One lesson we should learn from the 1920s--in contrast to the comments of the hon. Member for Ipswich (Mr. Cann)--is that it would be a grave mistake in the context of joint operations to believe that only the RAF should fly aircraft off aircraft carriers. The Minister may recall that this was the position in the 1920s and early 1930s. It was regarded as a great mistake and it stunted the British lead in aircraft carrier technology. If that decision had not been reversed shortly before the outbreak of war, many people believe that the conduct of the early phase of the war could have been more disastrous than it was.

In the strategic defence review, I hope that the Minister does not repeat another mistake from the 1920s--the so-called 10-year rule, which was imposed by the Treasury in the first few years after the first world war on the assumption that there could be no serious external threat to the United Kingdom for a decade. Then, as now, the fact that the international climate seemed propitious did not mean that clouds could not rapidly gather in a blue sky. I hope that the review will put in place forces which will be flexible and appropriate enough to cope with a sharp and unexpected deterioration in the general international climate, as well as with occasional, but significant, out-of-theatre crises.

The Minister referred to the retirement of the RAF's nuclear capacity, the WE177 free-fall bombs. It is worth noting in the context of the various anniversaries we have marked that this will be a significant development in the history of the RAF which, for more than half of its existence, has had a nuclear role. From the battle of Britain, and before, the RAF has had a significant role in protecting our country, and we should pay tribute to its role in contributing to the nuclear deterrent, which has played a significant role in maintaining the peace and security of these islands.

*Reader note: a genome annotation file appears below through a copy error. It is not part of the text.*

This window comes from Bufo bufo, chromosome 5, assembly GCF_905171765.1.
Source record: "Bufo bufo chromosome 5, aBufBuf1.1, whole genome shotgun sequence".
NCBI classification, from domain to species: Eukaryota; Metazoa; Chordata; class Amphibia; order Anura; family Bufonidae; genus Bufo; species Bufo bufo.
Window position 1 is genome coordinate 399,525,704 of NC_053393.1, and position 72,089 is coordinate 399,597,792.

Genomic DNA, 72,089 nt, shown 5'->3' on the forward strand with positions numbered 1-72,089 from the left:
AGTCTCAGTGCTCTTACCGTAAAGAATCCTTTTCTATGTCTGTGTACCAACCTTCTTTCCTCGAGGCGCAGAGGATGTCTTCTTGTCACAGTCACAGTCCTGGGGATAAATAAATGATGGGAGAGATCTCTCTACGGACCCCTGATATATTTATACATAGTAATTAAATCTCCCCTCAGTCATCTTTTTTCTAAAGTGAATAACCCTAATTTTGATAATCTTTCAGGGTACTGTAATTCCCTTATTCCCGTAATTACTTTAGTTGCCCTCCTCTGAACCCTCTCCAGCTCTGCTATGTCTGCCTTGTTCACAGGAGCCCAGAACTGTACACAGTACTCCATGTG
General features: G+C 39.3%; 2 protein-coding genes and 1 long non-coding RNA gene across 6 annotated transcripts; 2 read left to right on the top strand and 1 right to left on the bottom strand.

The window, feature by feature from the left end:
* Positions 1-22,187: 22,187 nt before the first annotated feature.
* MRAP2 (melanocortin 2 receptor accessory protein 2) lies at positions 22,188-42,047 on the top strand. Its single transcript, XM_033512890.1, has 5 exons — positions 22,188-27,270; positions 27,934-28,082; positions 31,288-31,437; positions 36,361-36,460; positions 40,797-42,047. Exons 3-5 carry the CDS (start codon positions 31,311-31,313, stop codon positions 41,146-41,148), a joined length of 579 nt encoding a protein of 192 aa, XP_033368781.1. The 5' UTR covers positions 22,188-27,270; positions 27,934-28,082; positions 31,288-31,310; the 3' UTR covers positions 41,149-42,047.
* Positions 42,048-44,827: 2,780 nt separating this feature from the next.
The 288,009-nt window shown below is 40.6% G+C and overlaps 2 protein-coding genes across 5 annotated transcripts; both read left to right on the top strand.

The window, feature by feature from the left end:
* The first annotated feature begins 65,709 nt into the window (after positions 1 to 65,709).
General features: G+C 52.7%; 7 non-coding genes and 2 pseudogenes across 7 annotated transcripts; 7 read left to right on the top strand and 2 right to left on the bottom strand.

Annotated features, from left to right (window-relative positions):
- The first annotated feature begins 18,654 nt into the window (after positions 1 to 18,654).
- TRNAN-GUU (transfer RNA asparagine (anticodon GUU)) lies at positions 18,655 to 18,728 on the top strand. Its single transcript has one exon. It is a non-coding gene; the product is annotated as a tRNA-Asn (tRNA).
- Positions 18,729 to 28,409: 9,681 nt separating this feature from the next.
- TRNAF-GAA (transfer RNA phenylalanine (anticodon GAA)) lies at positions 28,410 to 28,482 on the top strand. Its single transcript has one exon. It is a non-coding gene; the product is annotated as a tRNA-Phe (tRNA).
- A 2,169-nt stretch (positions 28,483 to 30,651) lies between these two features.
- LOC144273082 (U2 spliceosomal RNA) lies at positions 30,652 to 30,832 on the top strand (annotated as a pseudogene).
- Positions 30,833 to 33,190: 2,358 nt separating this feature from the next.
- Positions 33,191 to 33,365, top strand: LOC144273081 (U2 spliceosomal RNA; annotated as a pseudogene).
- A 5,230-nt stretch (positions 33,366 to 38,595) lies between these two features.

The Minister said that it was the Government's policy that should there be clear progress towards genuine nuclear non-proliferation and disarmament, the Government at some point would consider including the British nuclear deterrent--now solely Trident--within the negotiations. First, it is worth noting that a non-nuclear world is unattainable because the technology cannot be disinvented. With the internet and a scale of scientific exchange which would have been considered inconceivable in the 1940s, it is simply incredible to advance the proposition that the technology can be forgotten or controlled out of existence. We have had significant difficulties persuading, or enforcing, non-proliferation in one country--Iraq. We cannot believe that it is possible to do it across the world as a whole.

Secondly, I urge the Minister to reflect that a non-nuclear world is not necessarily desirable. If we compare the 50 years since the nuclear weapon was developed, with all its horrors and difficult moral challenges, with the 50 years before, we see that far fewer lives were lost in global conflict--even in medium-level conflict. I hope that the Government will not take the view without debate that a non-nuclear world is desirable, as real issues arise.

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Hon. Members from both sides of the House have spoken extensively about procurement. I add my support to the passionate and compelling case made by the hon. Member for Stockton, North (Mr. Cook) for the Slingsby Firefly aircraft. I hope that the Minister can assure us that the aircraft will be assessed by exactly the same criteria and that he will go not for the cheapest option, but for the one that provides best value for money in terms of performance and long-term, as well as short-term, running costs.